Russia has moved most of its Black Sea Fleet warships from its primary base in Crimea to safer waters in Russian territory, according to a senior Ukrainian military intelligence official.
Major General Vadym Skibitsky, deputy chief of Ukraine’s military intelligence, said during a Wednesday interview with the Kyiv TV channel that the Kremlin had decided to relocate the vessels out of fear of missile strikes.
The official primary headquarters for the Black Sea Fleet is located in Sevastopol, the largest city in Crimea and the site of multiple drone strikes in recent weeks. Though Ukraine has not accepted responsibility for the drone attacks, Mikhail Razvozhayev—the Kremlin-installed governor of Sevastopol—has said Kyiv is behind the strikes, which reportedly caused a large fire at an oil depot in the area on Saturday.
According to a translation of Skibitsky’s comments by the online outlet Ukrainska Pravda, Russia’s naval high command has re-assigned most of its Black Sea Fleet vessels from Sevastopol back to the Russian city of Novorossiysk.
“We see that the Russians are afraid. That base in Sevastopol and other military facilities are now heavily guarded; the occupiers are equipping positions to protect against attacks on this infrastructure,” Skibitsky said, according to Ukrainska Pravda.
Skibitsky specified that the warships were moved approximately 220 miles away from Sevastopol to Novorossiysk. The Kyiv Post described Novorossiysk, which is located on the Black Sea’s east coast in Russia’s southern Kuban region, as being “well out of range of probable anti-ship missile launch sites in Ukraine-controlled territory.”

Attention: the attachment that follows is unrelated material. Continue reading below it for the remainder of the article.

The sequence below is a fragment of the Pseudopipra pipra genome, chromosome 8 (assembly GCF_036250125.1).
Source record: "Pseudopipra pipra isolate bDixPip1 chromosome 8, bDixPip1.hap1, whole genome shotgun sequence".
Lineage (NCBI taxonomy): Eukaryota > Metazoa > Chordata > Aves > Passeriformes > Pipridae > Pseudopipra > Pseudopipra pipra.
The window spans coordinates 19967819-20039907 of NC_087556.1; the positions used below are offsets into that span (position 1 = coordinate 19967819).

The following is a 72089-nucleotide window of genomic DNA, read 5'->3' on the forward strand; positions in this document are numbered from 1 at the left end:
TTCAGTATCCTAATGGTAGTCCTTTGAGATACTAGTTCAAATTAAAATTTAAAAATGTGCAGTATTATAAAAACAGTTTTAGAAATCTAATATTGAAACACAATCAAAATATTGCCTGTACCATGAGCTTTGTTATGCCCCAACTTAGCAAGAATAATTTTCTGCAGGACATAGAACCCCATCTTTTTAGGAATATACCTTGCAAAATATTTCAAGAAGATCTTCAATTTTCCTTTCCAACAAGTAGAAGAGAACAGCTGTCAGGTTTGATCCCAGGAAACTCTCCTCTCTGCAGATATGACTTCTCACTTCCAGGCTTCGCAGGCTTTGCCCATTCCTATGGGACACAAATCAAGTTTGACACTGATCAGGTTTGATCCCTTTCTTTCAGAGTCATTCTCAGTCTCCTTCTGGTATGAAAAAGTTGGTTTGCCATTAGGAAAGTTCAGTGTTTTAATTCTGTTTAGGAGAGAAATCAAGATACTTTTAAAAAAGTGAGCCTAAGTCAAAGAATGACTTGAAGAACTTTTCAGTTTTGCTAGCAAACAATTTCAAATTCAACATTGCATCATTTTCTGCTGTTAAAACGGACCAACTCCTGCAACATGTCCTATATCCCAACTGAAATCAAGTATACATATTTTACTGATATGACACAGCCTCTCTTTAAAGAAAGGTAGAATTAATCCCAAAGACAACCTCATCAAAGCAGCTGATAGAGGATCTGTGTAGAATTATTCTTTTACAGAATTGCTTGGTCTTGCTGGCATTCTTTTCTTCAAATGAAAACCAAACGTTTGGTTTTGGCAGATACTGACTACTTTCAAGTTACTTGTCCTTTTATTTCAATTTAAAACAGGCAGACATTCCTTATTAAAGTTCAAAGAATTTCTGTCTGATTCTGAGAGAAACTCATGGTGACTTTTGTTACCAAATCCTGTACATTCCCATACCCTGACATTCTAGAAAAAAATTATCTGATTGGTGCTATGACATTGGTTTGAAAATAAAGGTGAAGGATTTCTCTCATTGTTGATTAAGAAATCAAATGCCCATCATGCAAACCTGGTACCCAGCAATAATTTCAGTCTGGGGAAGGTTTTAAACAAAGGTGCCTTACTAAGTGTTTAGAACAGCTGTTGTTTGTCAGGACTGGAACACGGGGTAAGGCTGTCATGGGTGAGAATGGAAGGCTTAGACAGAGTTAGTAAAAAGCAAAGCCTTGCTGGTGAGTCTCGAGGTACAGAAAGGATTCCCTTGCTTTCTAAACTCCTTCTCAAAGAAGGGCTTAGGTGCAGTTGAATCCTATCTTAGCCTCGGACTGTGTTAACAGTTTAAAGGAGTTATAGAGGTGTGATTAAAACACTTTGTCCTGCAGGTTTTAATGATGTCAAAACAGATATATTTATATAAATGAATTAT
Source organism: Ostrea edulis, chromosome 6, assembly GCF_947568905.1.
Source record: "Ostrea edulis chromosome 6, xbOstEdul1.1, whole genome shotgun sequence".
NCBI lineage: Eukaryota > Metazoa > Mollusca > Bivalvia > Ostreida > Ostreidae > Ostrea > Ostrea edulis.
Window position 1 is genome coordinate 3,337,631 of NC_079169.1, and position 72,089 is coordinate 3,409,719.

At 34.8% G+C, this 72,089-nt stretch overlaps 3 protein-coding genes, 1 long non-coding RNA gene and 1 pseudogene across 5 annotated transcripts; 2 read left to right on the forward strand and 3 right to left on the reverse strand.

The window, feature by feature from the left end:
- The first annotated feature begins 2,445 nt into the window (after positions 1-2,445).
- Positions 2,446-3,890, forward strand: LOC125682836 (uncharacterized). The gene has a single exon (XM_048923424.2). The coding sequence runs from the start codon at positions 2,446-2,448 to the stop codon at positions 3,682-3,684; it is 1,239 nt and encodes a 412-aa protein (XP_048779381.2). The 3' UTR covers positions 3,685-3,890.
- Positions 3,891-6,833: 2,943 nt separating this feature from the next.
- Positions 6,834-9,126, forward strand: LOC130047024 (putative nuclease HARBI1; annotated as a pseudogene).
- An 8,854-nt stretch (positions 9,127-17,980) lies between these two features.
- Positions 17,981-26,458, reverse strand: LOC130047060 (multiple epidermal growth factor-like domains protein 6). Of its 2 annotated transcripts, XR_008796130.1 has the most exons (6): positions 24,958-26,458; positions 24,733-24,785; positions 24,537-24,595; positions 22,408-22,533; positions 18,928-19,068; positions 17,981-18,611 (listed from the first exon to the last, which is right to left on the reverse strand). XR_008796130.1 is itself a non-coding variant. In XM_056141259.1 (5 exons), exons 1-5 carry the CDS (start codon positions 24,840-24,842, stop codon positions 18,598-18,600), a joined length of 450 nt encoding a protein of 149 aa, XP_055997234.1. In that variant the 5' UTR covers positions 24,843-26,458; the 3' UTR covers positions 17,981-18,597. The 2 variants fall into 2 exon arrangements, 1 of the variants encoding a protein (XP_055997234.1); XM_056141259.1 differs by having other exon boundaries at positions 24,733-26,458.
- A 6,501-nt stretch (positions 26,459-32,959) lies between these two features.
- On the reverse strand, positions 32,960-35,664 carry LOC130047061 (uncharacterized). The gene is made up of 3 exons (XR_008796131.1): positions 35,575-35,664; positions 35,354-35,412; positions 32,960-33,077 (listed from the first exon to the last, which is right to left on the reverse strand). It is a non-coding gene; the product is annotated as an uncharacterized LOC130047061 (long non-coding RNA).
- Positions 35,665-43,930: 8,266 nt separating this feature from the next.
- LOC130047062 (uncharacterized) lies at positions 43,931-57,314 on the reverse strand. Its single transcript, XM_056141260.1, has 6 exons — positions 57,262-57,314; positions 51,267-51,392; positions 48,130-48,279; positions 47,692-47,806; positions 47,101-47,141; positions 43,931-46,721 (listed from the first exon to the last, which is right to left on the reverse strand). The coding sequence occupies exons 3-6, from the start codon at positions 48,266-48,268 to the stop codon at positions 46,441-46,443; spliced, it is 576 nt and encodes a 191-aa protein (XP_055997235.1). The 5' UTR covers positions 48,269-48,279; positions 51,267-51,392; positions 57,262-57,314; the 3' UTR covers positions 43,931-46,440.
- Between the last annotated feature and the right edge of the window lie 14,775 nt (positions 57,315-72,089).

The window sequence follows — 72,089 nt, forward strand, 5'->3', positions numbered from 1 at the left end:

Ukrainian President Volodymyr Zelensky has maintained that Crimea, which was invaded and annexed by Russia in 2014, belongs to Ukraine. He has also stated multiple times that Crimea being recognized once again as part of his nation is one of his conditions for a ceasefire in the war Russian President Vladimir Putin started in February 2022.
Meanwhile, Russian officials have remained firm that Crimea must remain part of Russia in any future peace talks. In addition, the Kremlin has said that four additional territories it illegitimately annexed in September 2022 must also be recognized as Russian.
Will Reno, the chairman of the political science department at Northwestern University, told Newsweek that he’s not surprised that Russia would consider moving its expensive ships from Sevastopol.
“It is possible that Russian planners anticipate that ships could come into range of missiles such as HIMARS in the event a Ukrainian offensive enabled repositioning closer to Russia’s naval stations,” Reno said.
As proof of Ukraine’s capabilities in attacking Russia’s navy, Reno cited examples like the Ukraine assault that resulted in the April 2022 sinking of the Moskva, the Black Sea Fleet’s flagship.
“Russia’s Black Sea fleet has been reduced to a littoral force, at least in some respects. This development has lessons for U.S. planners,” Reno said. “There is a suspicion that current offensive weapons put naval power at a disadvantage, particularly large expensive vessels that relatively inexpensive offensive weapons can damage or destroy. Thinking ahead to the western Pacific, are large investments in capital ships the wisest use of resources?”
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